The role of the Speaker has expanded over time but it was not until the mid 19th century that the post of an official Deputy Speaker was formalised and combined with the Chairman of Ways and Means, a role which has its own distinct responsibilities.
Formalising the Deputy Speakership
There were informal methods by which MPs deputised for the Speaker in the Chair prior to the creation of the formal position of Deputy Speaker. For example, prior to the Civil War, a Privy Counsellor might take the chair when the Speaker was ill or otherwise absent.
The problem of a more permanent solution to Speakers’ absences was evidently not considered until the middle of the 19th century, when a select committee was appointed to consider the Speaker’s increasingly onerous workload.
Although various alternatives were considered, in the end, the committee recommended that the Chairman of Ways and Means, already a paid official and familiar with Commons procedure, should become the Speaker’s deputy. The Deputy Speaker Act 1855 made it so.
The first person to fill this combined role was Henry Fitzroy.
Provision was made for the permanent appointment of two further Deputy Speakers in 1902 and 1971, respectively, as the workload of the House increased.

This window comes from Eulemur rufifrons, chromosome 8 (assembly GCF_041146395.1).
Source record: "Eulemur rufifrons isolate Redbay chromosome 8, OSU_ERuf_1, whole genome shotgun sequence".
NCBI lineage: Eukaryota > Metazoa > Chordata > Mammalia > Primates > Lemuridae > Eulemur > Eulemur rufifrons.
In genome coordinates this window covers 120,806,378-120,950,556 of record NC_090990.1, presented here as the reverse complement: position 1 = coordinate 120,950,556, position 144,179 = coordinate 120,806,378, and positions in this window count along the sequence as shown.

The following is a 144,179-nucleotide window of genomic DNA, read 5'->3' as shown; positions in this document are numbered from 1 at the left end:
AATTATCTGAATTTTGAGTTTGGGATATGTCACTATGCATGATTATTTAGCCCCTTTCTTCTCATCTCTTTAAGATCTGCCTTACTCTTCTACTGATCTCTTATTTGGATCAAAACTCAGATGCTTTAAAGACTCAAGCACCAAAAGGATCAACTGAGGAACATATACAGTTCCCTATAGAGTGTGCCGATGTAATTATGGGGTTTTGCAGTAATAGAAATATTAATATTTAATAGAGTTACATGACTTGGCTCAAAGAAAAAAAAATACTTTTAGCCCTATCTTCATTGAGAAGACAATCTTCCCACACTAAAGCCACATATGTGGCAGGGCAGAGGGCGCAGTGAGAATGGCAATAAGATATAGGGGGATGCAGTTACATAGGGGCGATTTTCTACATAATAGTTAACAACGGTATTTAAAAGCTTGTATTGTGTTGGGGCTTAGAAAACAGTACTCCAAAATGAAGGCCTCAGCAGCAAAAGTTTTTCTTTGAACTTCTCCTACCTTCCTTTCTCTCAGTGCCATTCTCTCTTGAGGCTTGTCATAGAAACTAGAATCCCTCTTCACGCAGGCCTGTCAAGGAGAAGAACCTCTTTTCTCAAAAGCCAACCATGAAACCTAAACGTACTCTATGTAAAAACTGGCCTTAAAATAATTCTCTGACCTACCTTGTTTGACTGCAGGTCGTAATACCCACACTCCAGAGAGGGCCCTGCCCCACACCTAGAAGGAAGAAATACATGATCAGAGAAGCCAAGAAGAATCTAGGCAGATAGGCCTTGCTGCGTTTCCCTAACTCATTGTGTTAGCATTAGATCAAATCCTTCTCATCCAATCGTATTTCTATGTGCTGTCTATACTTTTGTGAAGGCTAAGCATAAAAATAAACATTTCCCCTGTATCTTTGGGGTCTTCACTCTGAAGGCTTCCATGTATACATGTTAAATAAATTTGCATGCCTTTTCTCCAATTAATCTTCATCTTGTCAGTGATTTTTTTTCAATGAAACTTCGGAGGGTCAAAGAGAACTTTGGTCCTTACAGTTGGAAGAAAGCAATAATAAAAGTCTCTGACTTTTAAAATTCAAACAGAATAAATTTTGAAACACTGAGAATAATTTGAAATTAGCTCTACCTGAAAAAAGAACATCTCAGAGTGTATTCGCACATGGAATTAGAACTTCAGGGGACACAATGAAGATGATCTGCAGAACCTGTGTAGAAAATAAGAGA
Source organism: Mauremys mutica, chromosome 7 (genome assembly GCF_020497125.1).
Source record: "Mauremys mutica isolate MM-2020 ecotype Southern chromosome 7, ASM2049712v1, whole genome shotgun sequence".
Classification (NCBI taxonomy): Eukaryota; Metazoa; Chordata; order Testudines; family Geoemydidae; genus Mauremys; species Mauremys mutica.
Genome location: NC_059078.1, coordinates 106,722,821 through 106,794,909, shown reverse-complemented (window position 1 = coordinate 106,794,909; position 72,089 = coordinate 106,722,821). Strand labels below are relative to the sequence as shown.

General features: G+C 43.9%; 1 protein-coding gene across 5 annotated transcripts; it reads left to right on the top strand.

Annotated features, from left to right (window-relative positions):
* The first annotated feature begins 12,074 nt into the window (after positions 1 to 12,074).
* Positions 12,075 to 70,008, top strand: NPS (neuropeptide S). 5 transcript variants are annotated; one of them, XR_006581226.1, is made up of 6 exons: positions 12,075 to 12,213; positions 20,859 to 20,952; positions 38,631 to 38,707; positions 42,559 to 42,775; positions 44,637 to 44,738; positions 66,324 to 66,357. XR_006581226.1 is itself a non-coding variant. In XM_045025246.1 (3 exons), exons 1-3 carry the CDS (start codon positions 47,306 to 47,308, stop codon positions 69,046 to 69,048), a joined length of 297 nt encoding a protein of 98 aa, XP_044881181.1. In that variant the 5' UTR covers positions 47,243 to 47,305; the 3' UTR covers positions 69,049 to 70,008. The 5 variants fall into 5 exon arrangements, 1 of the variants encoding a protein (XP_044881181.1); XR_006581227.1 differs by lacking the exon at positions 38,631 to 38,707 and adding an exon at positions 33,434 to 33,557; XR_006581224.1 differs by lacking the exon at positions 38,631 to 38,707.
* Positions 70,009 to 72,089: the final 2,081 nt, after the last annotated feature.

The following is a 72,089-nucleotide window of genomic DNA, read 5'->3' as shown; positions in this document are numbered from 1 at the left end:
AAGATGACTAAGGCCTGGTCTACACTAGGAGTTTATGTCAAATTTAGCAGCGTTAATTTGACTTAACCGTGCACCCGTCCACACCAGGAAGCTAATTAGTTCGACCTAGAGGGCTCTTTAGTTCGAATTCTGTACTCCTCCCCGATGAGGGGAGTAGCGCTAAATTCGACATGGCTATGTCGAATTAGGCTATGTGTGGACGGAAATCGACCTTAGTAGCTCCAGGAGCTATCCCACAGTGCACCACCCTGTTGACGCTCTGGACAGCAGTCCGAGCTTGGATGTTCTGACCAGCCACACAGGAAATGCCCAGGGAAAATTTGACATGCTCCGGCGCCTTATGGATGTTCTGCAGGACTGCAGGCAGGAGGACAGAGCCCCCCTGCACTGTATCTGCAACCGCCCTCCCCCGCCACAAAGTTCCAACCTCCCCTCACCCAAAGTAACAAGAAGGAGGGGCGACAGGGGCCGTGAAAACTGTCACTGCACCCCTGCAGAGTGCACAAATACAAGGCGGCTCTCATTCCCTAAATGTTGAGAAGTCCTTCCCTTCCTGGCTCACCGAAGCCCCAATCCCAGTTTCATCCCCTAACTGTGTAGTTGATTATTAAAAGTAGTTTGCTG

The main role of the Chairman of Ways and Means is to take the Chair during unavoidable absence or absence by leave of the House of the Speaker, and perform his or her duties in relation to all proceedings in the House.
The Chairman of Ways and Means has three distinct roles from the Speaker:
- Supervision of arrangements for sittings in Westminster Hall
- General oversight of matters connected with private bills
- Chair of the Panel of Chairs with general responsibility for the work of general committees.‘General committees’ is the umbrella term for several different types of committee, the most common being those that examine public bills, but also delegated legislation committees.
Like the Speaker, the Chairman does not vote or get involved in party political matters. It has been the practice of the House to ensure that two MPs from each side of the House form the Speaker’s team of four, so that they are effectively ‘paired’ and offset each other in terms of party strengths on the benches.
The Chairman of Ways and Means is elected from the opposite side of the House from which the Speaker was elected.
For most of their respective histories, the Chairman of Ways and Means and the two other Deputy Speakers were nominated by the Leader of the House after consultation with ‘the usual channels’ – that is, the leadership of the main parties.
Following reforms to the House’s procedures in 2010, the Commons elected its Deputy Speakers by secret ballot for the first time.